Vote: Almost half of Dubliners want skyscrapers by 2050, what do you think?
New report by Dublin Chamber looks at how the city might look in 30 years time
What will Dublin be like in the year 2050? The answer will depend on the decisions that we make from today onwards.
Almost half of Dubliners are in favour of skyscrapers in the city by 2050, according to a new survey.
The findings were released on Thursday as part of a Dublin Chamber report entitled A Vision for Dublin 2050, which looks at how people want Dublin to evolve over the coming decades.
It noted that 58 per cent of Dubliners said taller buildings would be a good thing for the city in order to facilitate greater population density. However, just 42 per cent were in favour of the building of skyscrapers in Dublin.
The report is based on responses to Dublin Chamber’s Great Dublin Survey, an online poll carried out between April and August and answered by more than 20,000 people, as well as a representative survey of 500 Dubliners by Amarach Research.
The survey included questions about the technologies and advances that they think will change daily life in the coming years. Six out of 10 respondents predict cash will be a thing of the past.
Opinions were split regarding the likely influence of robots, with just less than half of people surveyed seeing them as a feature of daily life in 2050, as opposed to 53 per cent who said artificial intelligence will impact on daily life.
The results show the preference of home ownership is unlikely to dissipate, with four out of five people expressing a wish to own their home. In comparison, three out of 10 people said they’d be content to rent their home.
In relation to cleanliness, more people said they think Dublin is “dirty” versus “clean”.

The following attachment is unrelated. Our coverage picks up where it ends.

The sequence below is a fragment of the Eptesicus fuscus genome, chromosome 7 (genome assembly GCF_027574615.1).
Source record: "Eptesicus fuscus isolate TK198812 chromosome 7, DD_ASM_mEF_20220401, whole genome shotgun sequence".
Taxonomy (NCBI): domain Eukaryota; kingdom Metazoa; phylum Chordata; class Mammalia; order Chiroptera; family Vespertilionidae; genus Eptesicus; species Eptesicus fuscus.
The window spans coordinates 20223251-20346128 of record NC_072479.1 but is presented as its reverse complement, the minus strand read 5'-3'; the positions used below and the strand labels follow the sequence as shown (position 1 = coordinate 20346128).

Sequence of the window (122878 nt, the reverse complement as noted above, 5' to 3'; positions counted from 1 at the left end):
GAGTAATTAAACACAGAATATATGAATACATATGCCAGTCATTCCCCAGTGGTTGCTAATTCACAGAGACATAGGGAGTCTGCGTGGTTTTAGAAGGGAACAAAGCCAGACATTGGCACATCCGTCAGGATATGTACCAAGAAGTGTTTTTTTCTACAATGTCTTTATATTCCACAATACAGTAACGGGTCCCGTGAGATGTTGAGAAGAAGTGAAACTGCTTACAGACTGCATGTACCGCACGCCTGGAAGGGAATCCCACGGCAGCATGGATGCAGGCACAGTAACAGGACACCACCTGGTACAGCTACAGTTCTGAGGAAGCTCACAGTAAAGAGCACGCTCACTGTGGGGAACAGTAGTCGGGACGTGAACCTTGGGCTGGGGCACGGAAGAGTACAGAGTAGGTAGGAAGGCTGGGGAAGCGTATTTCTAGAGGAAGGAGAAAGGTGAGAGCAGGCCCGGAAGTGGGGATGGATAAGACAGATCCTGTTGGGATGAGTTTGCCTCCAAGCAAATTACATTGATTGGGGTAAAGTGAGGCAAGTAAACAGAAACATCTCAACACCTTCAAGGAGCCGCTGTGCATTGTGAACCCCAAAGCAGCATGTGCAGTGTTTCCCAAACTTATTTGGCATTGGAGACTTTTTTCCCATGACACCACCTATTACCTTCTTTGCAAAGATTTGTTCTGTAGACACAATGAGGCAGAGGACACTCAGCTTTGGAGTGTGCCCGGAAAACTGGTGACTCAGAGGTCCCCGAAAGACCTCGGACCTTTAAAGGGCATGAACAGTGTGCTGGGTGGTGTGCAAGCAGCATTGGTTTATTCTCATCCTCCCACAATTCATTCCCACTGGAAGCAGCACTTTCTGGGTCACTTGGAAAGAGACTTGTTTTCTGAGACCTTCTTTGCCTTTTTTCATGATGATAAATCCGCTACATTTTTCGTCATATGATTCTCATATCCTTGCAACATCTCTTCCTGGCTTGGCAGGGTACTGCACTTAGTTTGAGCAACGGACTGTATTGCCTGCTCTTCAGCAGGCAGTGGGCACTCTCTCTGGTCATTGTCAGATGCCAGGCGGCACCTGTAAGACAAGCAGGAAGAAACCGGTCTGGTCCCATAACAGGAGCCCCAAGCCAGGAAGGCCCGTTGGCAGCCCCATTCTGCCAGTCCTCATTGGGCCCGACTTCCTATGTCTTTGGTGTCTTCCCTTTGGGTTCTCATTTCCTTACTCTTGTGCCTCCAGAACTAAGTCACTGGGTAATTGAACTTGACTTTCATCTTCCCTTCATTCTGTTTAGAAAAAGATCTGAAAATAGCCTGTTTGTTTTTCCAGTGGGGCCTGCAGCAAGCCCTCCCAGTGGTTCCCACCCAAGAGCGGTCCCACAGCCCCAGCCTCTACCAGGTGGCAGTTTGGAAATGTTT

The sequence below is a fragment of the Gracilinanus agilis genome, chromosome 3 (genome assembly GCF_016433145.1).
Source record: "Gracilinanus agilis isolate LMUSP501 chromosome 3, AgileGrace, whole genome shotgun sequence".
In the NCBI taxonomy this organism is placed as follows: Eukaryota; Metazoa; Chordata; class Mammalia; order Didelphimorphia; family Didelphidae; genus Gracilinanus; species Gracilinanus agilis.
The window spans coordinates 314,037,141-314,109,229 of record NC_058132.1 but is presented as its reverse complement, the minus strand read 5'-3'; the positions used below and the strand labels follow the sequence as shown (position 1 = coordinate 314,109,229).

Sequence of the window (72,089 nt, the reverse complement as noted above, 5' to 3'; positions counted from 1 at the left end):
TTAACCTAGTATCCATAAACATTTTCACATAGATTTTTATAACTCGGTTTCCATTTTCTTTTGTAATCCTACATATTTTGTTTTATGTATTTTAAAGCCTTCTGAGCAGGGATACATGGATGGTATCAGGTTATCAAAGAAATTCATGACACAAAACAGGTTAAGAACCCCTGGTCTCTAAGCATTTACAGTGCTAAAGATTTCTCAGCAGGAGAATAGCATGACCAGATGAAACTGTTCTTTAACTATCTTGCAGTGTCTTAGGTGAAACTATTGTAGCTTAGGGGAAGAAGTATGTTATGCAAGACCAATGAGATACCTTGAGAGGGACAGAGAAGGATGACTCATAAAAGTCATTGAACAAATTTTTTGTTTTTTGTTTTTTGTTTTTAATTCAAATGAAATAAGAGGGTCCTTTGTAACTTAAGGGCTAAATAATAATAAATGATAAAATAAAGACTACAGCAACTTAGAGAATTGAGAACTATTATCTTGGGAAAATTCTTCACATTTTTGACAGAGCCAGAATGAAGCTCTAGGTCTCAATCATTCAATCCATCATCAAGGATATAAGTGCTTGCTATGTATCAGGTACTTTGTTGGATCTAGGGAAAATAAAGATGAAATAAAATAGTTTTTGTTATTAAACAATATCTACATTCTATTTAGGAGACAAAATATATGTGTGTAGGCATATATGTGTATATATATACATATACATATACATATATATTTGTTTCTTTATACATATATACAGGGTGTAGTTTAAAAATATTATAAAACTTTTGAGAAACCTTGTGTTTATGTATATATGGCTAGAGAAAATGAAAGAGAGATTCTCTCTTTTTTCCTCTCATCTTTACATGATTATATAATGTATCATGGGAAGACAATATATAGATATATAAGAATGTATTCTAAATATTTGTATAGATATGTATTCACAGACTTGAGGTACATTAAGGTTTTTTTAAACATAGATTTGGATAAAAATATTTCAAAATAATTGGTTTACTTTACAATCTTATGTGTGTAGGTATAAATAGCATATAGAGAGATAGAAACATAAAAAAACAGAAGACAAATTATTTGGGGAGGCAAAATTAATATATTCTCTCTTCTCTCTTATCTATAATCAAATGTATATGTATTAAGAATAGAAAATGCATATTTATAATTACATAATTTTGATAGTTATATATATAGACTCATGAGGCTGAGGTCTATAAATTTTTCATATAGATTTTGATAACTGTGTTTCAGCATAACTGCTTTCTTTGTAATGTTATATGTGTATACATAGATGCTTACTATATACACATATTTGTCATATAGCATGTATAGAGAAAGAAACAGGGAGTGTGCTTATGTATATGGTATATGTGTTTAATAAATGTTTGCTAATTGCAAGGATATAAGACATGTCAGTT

Dublin Chamber chief executive Mary Rose Burke said there “has never been a more important time to talk about Dublin’s future”.
“As the capital of Ireland, and the powerhouse of the national economy, it is vital for everyone that Dublin works,” she said. “Our aim in establishing this initiative was to explore the need for better long-term planning in the Dublin region.
“When it comes to quality of life, Dublin currently sits outside the top 30 cities in the world. That’s not good enough. Dublin Chamber wants to see Dublin rise up those rankings and challenge the world’s best cities for the standard of living that they offer.”
“What will Dublin be like in the year 2050? The answer will depend on the decisions that we make from today onwards. The underlying sentiment that comes through in the answers to our survey is that people want, above all, the simple things in life.
“They want somewhere welcoming to live, at a reasonable location from where they work. They want good public transport and clean urban spaces. They want to spend more time with their family and at leisure, and spend less time in traffic.
“We have a long way to go. But it’s clear who the people are that can make this vision a reality. It is the business community. It is the national and local politicians. It is the civic and public servants. It is the citizens of Dublin and Ireland,” she said.